The BS model assumes a constant vol accross strike, K, and time,t. i.e Dvol/DK = 0 and Dvol/Dt = 0.
The market has a non-const vol so that it prices out and in the money options higher relative to the ATM, hence the vol smile or vol skew. If there is a crash then the ITM and OTM options have that extra bit of premium so the seller is protected in the case of a crash (like an insurance policy).
Try messing around with put-cal parity with arbitrary vol surfaces and see if you can arb!!!!!
brickie - Implied Volatility Skew attempts to account for different implied volatilities between options at the same strike price in different months, or between different strike prices in the same month. The higher the Implied Volatility (IV), the higher will be the price of the option, given that all other variables are the same.
This is particularly useful when constructing a multi-leg strategy, as normally you seek to sell expensive options (high IV) and buy cheap ones (lower IV).
For example, you may see that for a particular share/index the IV of the June 100 calls is 20 and the IV of the Sept 100 calls is 15. You suspect that the price of the underlying will be close to 100 at expiry of the June calls, so you could sell the June 100 calls and buy the Sept 100 calls. At June expiry, with the underlying at say, 99, the June calls will expire worthless but there will be some value left in the September calls. Given the IV skew, the premium that you have received from the sale of the June calls will be greater than the loss of premium you have had to pay for the September calls, because:-
a) the IV is higher for the near month calls, so there is more time value to decay (and keep, because you are short).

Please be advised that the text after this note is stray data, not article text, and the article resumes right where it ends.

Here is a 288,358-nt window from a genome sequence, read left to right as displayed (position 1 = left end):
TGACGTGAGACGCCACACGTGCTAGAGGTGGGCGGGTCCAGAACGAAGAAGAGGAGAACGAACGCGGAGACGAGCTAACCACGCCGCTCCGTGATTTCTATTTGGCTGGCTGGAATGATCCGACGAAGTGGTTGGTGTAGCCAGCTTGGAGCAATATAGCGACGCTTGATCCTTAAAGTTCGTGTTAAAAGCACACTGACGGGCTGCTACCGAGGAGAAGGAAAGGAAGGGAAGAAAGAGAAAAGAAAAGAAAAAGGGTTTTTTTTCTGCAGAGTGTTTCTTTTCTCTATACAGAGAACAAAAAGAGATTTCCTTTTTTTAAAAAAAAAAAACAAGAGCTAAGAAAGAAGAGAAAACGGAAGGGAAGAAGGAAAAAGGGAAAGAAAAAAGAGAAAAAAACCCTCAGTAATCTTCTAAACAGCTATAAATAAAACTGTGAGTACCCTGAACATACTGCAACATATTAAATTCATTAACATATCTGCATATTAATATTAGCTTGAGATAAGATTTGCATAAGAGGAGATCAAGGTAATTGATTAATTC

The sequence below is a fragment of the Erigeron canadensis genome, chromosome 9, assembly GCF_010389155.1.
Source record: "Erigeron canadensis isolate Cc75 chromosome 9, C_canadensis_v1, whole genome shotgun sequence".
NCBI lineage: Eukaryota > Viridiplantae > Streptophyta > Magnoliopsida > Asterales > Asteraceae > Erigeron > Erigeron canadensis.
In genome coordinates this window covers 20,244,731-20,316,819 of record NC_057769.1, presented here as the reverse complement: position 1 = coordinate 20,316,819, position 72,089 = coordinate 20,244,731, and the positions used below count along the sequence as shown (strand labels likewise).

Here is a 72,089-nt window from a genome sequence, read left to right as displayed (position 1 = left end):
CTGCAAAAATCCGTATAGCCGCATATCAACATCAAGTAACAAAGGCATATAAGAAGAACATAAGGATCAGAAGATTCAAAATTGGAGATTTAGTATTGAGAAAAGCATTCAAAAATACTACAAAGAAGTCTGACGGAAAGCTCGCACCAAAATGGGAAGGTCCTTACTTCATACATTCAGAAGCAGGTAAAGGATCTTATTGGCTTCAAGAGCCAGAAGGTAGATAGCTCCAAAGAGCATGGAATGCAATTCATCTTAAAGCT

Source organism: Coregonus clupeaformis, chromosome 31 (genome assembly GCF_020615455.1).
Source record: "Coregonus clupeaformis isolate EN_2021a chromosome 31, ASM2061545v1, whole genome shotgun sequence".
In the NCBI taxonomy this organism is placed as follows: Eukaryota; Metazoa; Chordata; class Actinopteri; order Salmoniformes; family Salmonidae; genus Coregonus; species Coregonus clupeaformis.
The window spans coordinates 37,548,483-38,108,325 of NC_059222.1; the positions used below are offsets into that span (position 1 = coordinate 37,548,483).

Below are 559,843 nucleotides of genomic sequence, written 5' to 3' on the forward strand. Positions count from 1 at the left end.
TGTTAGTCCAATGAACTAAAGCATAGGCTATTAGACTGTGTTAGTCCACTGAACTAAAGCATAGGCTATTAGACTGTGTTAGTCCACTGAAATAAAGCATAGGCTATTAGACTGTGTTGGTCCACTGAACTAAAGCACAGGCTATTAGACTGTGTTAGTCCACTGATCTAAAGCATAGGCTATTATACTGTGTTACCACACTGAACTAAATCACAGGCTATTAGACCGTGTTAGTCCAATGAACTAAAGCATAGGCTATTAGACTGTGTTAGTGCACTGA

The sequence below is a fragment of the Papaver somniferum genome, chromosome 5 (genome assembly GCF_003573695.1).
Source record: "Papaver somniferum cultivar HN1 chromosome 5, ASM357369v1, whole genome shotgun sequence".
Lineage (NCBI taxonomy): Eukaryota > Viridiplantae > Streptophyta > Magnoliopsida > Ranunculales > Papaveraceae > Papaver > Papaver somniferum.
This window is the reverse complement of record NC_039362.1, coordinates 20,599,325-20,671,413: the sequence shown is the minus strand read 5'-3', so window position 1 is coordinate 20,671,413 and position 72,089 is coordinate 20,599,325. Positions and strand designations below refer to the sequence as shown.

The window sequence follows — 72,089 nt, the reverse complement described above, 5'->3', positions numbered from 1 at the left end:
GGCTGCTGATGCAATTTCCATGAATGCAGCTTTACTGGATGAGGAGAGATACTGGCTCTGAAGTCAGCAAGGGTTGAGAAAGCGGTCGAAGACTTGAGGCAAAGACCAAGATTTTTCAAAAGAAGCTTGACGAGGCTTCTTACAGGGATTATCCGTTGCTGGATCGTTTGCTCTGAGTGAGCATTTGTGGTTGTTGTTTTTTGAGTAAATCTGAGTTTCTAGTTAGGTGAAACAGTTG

b) timevalue decays most quickly in the run up to expiry, so even if IV was the same, the time decay during June for the September series will be less than for the June series.
This is a calendar spread. As always, the devil is in the detail. Particularly with stocks, you need to have some idea as to WHY there is an IV Skew. Even if the near month IV is astronomically high and the far month is less high, you may still lose even if expiry of the near month takes place in the area planned, if the IV of the far month falls significantly (known as a volatility crush). This is particularly prevalent in, say, biotech stocks where trial results are known to be due on a specific date. The near month IV may be 300% and the far month "merely" 200%, but that doesn't make it a good calendar spread play because after the announcement the likelihood is that IV will plummet, and also the stock price may move dramatically away from the planned strike.
Have a look at GNTA on the nasdaq for Monday 030504. A drug test announcement was due that day, and in the days before, IV for May was over 300%, and based on prices at the time you could sell a calendar spread which gave a profit provided the underlying price was between $9 and $25 at May expiry. As you can see, the news was leaked on Friday 300404, and the price dropped over 2 days from $15 to $4.50.
Back months invariably have their IV hit after earnings - there will be loads of put buyers going into earnings as an insurance against bad numbers, and once the numbers are out the IV will come off as the demand for puts dries up.
For these calendars to work well, IV of the long position should be really low, so that it has nowhere to go. Just because it is low to where it has been is not enough if it is high in nominal terms. Also just because there is a big skew between front and back months doesn't make it a low risk trade. It's the crush on the far month IV that does the damage, and a crush on the near month as well makes little difference. The profit comes from the value left in the far month longs.
There are numerous strategies where you can use the skew in your favour, the principle being that you try to sell expensive options to fund the purchase of cheap ones.